Luteolin stars in study of healthful plant compounds

July 8, 2010

Natural compounds in plants may protect us against unwanted inflammation. However, human nutrition researchers agree that many questions remain about exactly how these compounds, known as phytochemicals, do that. Studies led by Agricultural Research Service (ARS) molecular biologist Daniel H. Hwang are providing some of the missing details.

Certain kinds of inflammation can increase risk of cancer and of some other disorders, including heart disease and insulin resistance, according to Hwang. He's with the ARS Western Human Nutrition Research Center at the University of California-Davis.

Some of Hwang's on-going studies build upon earlier research in which he and colleagues teased out precise details of how six in plants--luteolin, quercetin, chrysin, eriodicytol, hesperetin, and naringenin--apparently act as anti-inflammatory agents.

Luteolin is found in celery, thyme, green peppers, and chamomile tea. Foods rich in quercetin include capers, apples, and onions. Chrysin is from the fruit of blue passionflower, a tropical vine. Oranges, grapefruit, lemons, and other citrus fruits are good sources of eriodicytol, hesperetin, and naringenin.

Hwang's team showed, for the first time, that all six plant compounds target an enzyme known as "TBK1." Each compound inhibits, to a greater or lesser extent, TBK1's ability to activate a specific biochemical signal. If unimpeded, the signal would lead to formation of gene products known to trigger inflammation.

Of the six compounds, luteolin was the most effective inhibitor of TBK1. Luteolin is already known to have anti-inflammatory properties. However, Hwang and his colleagues were the first to provide this new, mechanistic explanation of how luteolin exerts its anti-inflammatory effects.

The approaches that the researchers developed to uncover these compounds' effects can be used by scientists elsewhere to identify additional anti-inflammatory compounds present in fruits and vegetables.

Explore further: Naturally-occurring apple compounds reduce risk of pancreatic cancer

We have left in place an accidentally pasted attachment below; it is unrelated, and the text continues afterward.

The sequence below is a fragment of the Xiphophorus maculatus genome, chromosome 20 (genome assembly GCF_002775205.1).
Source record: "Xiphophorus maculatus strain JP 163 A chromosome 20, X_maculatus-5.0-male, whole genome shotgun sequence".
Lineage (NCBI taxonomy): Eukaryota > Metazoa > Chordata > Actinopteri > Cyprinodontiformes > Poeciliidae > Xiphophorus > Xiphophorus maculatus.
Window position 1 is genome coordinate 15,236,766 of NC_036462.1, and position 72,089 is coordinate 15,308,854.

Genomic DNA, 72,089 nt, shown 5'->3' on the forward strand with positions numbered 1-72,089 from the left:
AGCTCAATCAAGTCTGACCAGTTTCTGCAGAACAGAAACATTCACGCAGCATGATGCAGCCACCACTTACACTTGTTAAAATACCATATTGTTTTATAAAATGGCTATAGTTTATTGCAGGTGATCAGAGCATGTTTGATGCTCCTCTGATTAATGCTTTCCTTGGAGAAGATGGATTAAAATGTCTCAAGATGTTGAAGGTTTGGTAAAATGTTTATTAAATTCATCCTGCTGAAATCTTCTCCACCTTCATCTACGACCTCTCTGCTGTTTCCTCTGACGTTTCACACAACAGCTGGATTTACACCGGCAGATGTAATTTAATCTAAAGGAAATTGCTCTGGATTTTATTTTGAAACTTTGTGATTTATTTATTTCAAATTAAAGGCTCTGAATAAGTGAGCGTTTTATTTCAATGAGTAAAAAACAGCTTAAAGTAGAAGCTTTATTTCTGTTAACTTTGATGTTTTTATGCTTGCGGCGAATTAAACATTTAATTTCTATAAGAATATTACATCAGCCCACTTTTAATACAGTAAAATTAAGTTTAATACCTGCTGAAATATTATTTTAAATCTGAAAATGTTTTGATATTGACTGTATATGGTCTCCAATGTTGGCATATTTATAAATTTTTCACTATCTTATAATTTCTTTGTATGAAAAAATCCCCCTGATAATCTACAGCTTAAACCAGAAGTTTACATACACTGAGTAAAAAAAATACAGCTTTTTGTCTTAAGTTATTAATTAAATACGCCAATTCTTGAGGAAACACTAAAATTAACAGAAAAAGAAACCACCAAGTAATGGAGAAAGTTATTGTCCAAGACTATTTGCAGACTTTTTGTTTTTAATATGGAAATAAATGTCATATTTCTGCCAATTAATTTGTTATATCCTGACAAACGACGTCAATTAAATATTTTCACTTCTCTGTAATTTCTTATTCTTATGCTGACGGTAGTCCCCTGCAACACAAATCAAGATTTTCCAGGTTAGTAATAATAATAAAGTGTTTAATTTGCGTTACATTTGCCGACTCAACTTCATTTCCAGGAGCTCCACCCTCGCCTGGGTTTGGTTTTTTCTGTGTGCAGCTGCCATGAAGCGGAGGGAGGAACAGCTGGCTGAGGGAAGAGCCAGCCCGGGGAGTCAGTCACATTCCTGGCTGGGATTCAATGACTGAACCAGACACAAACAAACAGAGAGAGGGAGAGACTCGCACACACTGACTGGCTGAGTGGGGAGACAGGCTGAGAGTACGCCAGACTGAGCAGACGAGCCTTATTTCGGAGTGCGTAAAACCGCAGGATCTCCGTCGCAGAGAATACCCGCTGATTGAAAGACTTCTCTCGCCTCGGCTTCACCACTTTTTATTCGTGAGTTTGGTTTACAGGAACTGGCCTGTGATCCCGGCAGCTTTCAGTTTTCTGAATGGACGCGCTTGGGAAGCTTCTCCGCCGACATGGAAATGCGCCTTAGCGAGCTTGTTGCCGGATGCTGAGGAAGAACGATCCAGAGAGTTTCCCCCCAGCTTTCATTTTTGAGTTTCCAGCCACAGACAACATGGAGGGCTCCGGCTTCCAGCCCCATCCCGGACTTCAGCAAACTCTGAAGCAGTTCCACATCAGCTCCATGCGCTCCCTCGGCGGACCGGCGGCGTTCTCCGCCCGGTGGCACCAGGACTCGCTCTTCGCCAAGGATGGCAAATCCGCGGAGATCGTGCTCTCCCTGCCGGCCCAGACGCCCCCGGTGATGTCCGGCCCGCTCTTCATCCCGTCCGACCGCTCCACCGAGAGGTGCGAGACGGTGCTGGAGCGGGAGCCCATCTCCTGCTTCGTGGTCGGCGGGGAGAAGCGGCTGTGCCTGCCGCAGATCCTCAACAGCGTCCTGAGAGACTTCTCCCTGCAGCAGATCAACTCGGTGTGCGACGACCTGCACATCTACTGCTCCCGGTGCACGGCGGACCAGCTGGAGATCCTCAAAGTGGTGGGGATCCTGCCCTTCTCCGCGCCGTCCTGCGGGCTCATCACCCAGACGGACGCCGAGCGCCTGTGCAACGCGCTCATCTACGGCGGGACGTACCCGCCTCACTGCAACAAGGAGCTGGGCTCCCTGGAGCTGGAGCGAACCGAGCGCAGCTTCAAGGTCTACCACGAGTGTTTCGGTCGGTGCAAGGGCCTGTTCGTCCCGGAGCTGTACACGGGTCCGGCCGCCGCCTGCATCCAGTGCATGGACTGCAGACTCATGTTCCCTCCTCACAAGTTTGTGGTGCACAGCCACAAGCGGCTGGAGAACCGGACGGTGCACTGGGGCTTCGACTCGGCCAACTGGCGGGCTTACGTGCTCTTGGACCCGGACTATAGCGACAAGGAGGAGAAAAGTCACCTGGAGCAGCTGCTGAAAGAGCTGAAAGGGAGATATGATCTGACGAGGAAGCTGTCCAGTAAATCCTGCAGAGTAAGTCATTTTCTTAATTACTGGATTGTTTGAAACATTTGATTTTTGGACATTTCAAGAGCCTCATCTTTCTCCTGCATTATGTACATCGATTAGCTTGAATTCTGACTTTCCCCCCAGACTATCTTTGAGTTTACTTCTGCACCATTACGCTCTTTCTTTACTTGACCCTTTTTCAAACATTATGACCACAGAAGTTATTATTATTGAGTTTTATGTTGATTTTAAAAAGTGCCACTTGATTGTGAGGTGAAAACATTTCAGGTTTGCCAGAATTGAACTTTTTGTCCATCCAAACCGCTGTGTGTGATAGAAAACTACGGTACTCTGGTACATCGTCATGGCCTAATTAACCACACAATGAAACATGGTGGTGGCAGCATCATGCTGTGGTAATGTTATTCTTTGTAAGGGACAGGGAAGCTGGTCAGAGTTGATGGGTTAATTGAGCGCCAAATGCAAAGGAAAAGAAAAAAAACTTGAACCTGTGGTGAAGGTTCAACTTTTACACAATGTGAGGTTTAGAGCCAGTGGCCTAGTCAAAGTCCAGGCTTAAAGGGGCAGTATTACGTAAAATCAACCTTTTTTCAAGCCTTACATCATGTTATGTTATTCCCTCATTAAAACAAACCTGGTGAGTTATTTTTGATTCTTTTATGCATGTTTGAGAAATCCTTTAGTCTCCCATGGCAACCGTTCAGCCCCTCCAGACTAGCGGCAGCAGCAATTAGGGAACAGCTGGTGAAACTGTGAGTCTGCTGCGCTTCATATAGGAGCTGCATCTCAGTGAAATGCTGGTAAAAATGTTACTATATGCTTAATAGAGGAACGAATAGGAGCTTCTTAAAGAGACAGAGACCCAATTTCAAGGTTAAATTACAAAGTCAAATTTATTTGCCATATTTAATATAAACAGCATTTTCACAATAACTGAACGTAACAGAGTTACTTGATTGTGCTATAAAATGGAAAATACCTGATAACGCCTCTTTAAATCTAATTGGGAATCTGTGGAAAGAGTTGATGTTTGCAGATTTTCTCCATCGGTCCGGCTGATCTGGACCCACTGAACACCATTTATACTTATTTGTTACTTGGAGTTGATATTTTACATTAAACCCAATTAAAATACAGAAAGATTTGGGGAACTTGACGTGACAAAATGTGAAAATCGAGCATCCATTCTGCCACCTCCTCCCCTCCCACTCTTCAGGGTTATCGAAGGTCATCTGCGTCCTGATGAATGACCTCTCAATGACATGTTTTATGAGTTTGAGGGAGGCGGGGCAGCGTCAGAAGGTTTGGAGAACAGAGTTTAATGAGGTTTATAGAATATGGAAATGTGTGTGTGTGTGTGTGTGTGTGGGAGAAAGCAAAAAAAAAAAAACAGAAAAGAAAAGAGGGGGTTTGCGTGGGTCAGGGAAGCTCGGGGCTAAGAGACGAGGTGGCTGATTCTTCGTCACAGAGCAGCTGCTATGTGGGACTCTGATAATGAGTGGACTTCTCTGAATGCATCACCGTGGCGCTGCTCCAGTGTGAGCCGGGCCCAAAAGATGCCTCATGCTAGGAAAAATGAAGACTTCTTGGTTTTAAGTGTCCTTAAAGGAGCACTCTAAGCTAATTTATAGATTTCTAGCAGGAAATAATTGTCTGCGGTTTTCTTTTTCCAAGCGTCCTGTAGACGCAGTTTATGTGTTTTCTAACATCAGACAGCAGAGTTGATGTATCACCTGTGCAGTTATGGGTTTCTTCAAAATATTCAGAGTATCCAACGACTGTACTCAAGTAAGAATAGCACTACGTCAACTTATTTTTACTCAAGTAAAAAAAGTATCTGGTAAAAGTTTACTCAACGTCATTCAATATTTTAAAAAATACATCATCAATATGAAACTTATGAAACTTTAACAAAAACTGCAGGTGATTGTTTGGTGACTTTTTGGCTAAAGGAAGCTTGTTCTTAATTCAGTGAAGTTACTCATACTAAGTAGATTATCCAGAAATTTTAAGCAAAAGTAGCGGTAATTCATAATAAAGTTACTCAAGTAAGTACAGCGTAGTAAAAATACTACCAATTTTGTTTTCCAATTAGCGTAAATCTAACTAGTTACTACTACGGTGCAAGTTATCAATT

More information: Their findings on phytochemicals that act as TBK1 inhibitors appear in Biochemical Pharmacology and in the Journal of Immunology.

Related Stories

New insights into how natural antioxidants fight fat

November 5, 2007

Scientists in Taiwan are reporting new insights into why diets rich in fruits and vegetables reduce the risk of obesity. Their study, scheduled for the Oct. 17 (current) issue of ACS’ Journal of Agricultural and Food Chemistry, ...

St. John's wort collection mined for its medicinal value

March 30, 2010

A unique collection of St. John's wort (Hypericum) curated by Agricultural Research Service (ARS) scientists in Ames, Iowa, is providing university collaborators with genetically diverse, well-documented sources of this herb ...

Recommended for you

Brazilian wasp venom kills cancer cells by opening them up

September 1, 2015

The social wasp Polybia paulista protects itself against predators by producing venom known to contain a powerful cancer-fighting ingredient. A Biophysical Journal study published September 1 reveals exactly how the venom's ...

Naturally-occurring protein enables slower-melting ice cream

August 31, 2015

(Phys.org)—Scientists have developed a slower-melting ice cream—consider the advantages the next time a hot summer day turns your child's cone with its dream-like mound of orange, vanilla and lemon swirls with chocolate ...

Antibody-making bacteria promise drug development

August 31, 2015

Monoclonal antibodies, proteins that bind to and destroy foreign invaders in our bodies, routinely are used as therapeutic agents to fight a wide range of maladies including breast cancer, leukemia, asthma, arthritis, psoriasis, ...

0 comments

Please sign in to add a comment. Registration is free, and takes less than a minute. Read more

Click here to reset your password.
Sign in to get notified via email when new comments are made.